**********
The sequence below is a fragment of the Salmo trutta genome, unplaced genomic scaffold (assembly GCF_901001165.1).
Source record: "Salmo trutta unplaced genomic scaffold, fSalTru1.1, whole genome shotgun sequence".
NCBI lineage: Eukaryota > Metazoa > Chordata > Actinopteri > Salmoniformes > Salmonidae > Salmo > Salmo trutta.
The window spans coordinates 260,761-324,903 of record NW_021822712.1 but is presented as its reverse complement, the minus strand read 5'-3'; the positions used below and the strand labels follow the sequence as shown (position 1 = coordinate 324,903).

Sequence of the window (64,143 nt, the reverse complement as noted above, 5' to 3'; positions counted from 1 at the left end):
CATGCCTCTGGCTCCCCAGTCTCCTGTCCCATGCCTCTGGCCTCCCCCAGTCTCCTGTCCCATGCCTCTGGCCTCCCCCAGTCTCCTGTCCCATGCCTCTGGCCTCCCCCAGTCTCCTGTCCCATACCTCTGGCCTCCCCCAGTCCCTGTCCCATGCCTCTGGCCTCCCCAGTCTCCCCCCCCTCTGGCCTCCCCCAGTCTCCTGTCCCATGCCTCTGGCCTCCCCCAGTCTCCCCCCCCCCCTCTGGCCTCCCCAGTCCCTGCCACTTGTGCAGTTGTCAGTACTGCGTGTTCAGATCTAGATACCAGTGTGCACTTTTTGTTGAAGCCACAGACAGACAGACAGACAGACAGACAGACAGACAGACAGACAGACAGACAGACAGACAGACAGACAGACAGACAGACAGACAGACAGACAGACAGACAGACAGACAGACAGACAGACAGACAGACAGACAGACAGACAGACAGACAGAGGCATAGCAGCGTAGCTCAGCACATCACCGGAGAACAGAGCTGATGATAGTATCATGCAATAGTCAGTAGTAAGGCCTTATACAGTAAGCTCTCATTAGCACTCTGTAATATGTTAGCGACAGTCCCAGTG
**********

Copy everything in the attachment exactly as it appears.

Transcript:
The sequence below is a fragment of the Salmo trutta genome, unplaced genomic scaffold (assembly GCF_901001165.1).
Source record: "Salmo trutta unplaced genomic scaffold, fSalTru1.1, whole genome shotgun sequence".
NCBI lineage: Eukaryota > Metazoa > Chordata > Actinopteri > Salmoniformes > Salmonidae > Salmo > Salmo trutta.
The window spans coordinates 260,761-324,903 of record NW_021822712.1 but is presented as its reverse complement, the minus strand read 5'-3'; the positions used below and the strand labels follow the sequence as shown (position 1 = coordinate 324,903).

Sequence of the window (64,143 nt, the reverse complement as noted above, 5' to 3'; positions counted from 1 at the left end):
CATGCCTCTGGCTCCCCAGTCTCCTGTCCCATGCCTCTGGCCTCCCCCAGTCTCCTGTCCCATGCCTCTGGCCTCCCCCAGTCTCCTGTCCCATGCCTCTGGCCTCCCCCAGTCTCCTGTCCCATACCTCTGGCCTCCCCCAGTCCCTGTCCCATGCCTCTGGCCTCCCCAGTCTCCCCCCCCTCTGGCCTCCCCCAGTCTCCTGTCCCATGCCTCTGGCCTCCCCCAGTCTCCCCCCCCCCCTCTGGCCTCCCCAGTCCCTGCCACTTGTGCAGTTGTCAGTACTGCGTGTTCAGATCTAGATACCAGTGTGCACTTTTTGTTGAAGCCACAGACAGACAGACAGACAGACAGACAGACAGACAGACAGACAGACAGACAGACAGACAGACAGACAGACAGACAGACAGACAGACAGACAGACAGACAGACAGACAGACAGACAGACAGACAGACAGACAGACAGACAGACAGACAGAGGCATAGCAGCGTAGCTCAGCACATCACCGGAGAACAGAGCTGATGATAGTATCATGCAATAGTCAGTAGTAAGGCCTTATACAGTAAGCTCTCATTAGCACTCTGTAATATGTTAGCGACAGTCCCAGTG